The other option is to leave him in the car until they tell you there is a room ready for you....
 

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Daisy - my heart
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I don't trust Daisy with small dogs and the vet's waiting room is really small. I always leave her in the car and then when they're ready for her, I take her in the side door and straight to the examining room. They know the drill.

Relax, call your vet ahead of time and explain. They have ways of dealing with this, Sam isn't their only client with aggression issues.

Sorry you're still dealing with this, hang in there :)
 

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I work a lot on my dogs being comfortable being between my legs. That way when I am in an area that has a lot of dogs, I can stick him between my legs and provide a bit of a buffer zone. I keep my hands in the collar so they can't get away. The dogs love to be there, they'll often stick their heads between my legs on their own to initiate play.
 

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Discussion Starter #6
Thanks guys.. I really have so much anxiety over this issue, which I know makes Sam's way worse... I'll definitely take the advice given!
 

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Also, with a foster I had with the same problem, I was able to get the first appointment of the day when I explained it to the vet's office. There may be other dogs who have come in early, but not the back-up you can get later in the day.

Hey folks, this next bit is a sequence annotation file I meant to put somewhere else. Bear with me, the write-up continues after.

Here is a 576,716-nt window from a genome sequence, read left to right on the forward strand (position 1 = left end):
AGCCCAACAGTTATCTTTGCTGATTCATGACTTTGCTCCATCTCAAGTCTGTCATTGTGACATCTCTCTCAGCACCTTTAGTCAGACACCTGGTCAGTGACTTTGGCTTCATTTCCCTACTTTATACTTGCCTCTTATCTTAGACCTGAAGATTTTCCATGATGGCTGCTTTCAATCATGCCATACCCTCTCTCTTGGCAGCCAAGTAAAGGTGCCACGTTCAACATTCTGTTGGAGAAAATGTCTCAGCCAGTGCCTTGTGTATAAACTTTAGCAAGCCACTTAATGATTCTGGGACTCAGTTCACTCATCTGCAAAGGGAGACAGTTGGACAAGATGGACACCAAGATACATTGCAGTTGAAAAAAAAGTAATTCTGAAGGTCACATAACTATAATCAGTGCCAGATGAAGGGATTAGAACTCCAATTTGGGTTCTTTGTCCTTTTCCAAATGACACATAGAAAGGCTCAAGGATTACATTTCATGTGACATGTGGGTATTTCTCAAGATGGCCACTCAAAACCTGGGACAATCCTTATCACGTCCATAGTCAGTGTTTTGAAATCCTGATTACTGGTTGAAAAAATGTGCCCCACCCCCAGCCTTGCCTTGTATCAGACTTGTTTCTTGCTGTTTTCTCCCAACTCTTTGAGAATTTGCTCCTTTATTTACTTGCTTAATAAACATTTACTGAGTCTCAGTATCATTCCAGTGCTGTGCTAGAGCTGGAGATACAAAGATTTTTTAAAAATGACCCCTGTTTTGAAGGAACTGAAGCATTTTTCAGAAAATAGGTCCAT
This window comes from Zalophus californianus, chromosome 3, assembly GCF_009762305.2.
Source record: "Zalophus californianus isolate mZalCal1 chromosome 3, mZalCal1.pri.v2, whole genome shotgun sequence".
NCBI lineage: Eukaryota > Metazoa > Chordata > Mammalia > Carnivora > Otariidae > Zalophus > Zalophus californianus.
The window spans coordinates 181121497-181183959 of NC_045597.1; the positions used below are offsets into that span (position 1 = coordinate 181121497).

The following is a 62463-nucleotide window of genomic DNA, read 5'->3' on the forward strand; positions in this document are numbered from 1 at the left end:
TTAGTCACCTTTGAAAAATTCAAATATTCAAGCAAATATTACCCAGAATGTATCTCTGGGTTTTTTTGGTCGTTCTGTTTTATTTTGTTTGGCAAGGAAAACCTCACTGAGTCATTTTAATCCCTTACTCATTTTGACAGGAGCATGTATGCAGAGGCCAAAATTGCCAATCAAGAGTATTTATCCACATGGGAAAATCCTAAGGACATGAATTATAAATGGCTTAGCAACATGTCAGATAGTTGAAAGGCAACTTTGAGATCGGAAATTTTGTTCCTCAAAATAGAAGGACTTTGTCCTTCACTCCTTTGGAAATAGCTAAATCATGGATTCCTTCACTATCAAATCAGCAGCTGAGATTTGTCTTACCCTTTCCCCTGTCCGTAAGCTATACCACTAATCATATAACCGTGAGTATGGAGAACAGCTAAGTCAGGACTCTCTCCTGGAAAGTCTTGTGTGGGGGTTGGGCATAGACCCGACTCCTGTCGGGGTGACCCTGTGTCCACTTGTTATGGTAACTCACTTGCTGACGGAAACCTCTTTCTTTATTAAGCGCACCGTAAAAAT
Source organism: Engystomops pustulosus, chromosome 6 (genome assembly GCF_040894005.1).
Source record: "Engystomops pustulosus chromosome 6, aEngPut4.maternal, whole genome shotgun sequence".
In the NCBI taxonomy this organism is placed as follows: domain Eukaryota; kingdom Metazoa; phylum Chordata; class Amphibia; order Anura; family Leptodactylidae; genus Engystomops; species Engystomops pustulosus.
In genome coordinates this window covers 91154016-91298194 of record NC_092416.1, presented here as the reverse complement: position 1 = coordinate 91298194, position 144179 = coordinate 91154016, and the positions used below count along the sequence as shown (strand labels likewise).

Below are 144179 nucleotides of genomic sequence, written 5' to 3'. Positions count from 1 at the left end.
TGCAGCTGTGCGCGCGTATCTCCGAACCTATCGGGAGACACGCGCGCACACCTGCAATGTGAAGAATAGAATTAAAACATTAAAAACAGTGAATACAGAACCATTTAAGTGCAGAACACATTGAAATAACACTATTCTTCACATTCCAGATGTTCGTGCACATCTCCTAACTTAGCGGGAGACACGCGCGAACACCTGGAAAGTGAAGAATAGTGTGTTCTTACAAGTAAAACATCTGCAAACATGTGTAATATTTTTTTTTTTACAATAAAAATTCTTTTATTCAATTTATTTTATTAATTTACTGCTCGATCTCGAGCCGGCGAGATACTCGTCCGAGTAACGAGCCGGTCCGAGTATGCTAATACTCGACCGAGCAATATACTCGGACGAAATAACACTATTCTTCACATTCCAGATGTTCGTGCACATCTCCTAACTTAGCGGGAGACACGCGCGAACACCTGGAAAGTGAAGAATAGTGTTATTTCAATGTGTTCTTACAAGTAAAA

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Kristy
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I had a trainer work with me and Baxter on just this issue. He had me arrive at the vets office early and work on some obedience in the parking lot, heeling, changing direction etc. so that the dog was focused on me. Once in the office he had me put Baxter in a down, stay even if I had to stand on the leash. Believe it or not, the obedience practice beforehand really seemed to help him. I understand where you're coming from, I had to struggle to keep from being anxious about it. I continue to be amazed by the people who don't have their dogs under control in the waiting area, they just let them walk right up to anyone's dog.